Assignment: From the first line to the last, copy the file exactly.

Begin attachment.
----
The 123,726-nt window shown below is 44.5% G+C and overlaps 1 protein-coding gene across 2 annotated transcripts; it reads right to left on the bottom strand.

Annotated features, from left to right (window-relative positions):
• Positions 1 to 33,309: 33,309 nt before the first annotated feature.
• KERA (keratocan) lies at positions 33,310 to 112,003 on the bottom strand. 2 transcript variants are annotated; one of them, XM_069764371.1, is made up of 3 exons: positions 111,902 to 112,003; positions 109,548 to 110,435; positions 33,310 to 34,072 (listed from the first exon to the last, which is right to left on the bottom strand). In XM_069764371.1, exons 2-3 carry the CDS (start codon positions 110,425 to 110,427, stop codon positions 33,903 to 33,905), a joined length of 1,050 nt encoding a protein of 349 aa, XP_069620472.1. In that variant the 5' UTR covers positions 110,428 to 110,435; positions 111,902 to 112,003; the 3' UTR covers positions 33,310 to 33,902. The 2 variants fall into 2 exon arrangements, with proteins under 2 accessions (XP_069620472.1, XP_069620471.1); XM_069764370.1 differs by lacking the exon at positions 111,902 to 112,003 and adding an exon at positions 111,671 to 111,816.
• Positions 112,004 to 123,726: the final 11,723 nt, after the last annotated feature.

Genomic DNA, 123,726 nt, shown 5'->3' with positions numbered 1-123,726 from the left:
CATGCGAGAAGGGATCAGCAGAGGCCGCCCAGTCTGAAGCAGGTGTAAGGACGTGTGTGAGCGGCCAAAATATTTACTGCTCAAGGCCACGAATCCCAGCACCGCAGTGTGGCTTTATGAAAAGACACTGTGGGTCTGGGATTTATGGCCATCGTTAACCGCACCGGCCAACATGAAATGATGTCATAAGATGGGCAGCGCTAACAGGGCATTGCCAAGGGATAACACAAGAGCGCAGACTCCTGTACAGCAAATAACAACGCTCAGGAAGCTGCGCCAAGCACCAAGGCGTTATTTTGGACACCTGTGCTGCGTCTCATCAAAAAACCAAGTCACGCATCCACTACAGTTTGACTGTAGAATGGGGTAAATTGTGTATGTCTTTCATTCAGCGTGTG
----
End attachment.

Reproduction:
The 123,726-nt window shown below is 44.5% G+C and overlaps 1 protein-coding gene across 2 annotated transcripts; it reads right to left on the bottom strand.

Annotated features, from left to right (window-relative positions):
• Positions 1 to 33,309: 33,309 nt before the first annotated feature.
• KERA (keratocan) lies at positions 33,310 to 112,003 on the bottom strand. 2 transcript variants are annotated; one of them, XM_069764371.1, is made up of 3 exons: positions 111,902 to 112,003; positions 109,548 to 110,435; positions 33,310 to 34,072 (listed from the first exon to the last, which is right to left on the bottom strand). In XM_069764371.1, exons 2-3 carry the CDS (start codon positions 110,425 to 110,427, stop codon positions 33,903 to 33,905), a joined length of 1,050 nt encoding a protein of 349 aa, XP_069620472.1. In that variant the 5' UTR covers positions 110,428 to 110,435; positions 111,902 to 112,003; the 3' UTR covers positions 33,310 to 33,902. The 2 variants fall into 2 exon arrangements, with proteins under 2 accessions (XP_069620472.1, XP_069620471.1); XM_069764370.1 differs by lacking the exon at positions 111,902 to 112,003 and adding an exon at positions 111,671 to 111,816.
• Positions 112,004 to 123,726: the final 11,723 nt, after the last annotated feature.

Genomic DNA, 123,726 nt, shown 5'->3' with positions numbered 1-123,726 from the left:
CATGCGAGAAGGGATCAGCAGAGGCCGCCCAGTCTGAAGCAGGTGTAAGGACGTGTGTGAGCGGCCAAAATATTTACTGCTCAAGGCCACGAATCCCAGCACCGCAGTGTGGCTTTATGAAAAGACACTGTGGGTCTGGGATTTATGGCCATCGTTAACCGCACCGGCCAACATGAAATGATGTCATAAGATGGGCAGCGCTAACAGGGCATTGCCAAGGGATAACACAAGAGCGCAGACTCCTGTACAGCAAATAACAACGCTCAGGAAGCTGCGCCAAGCACCAAGGCGTTATTTTGGACACCTGTGCTGCGTCTCATCAAAAAACCAAGTCACGCATCCACTACAGTTTGACTGTAGAATGGGGTAAATTGTGTATGTCTTTCATTCAGCGTGTG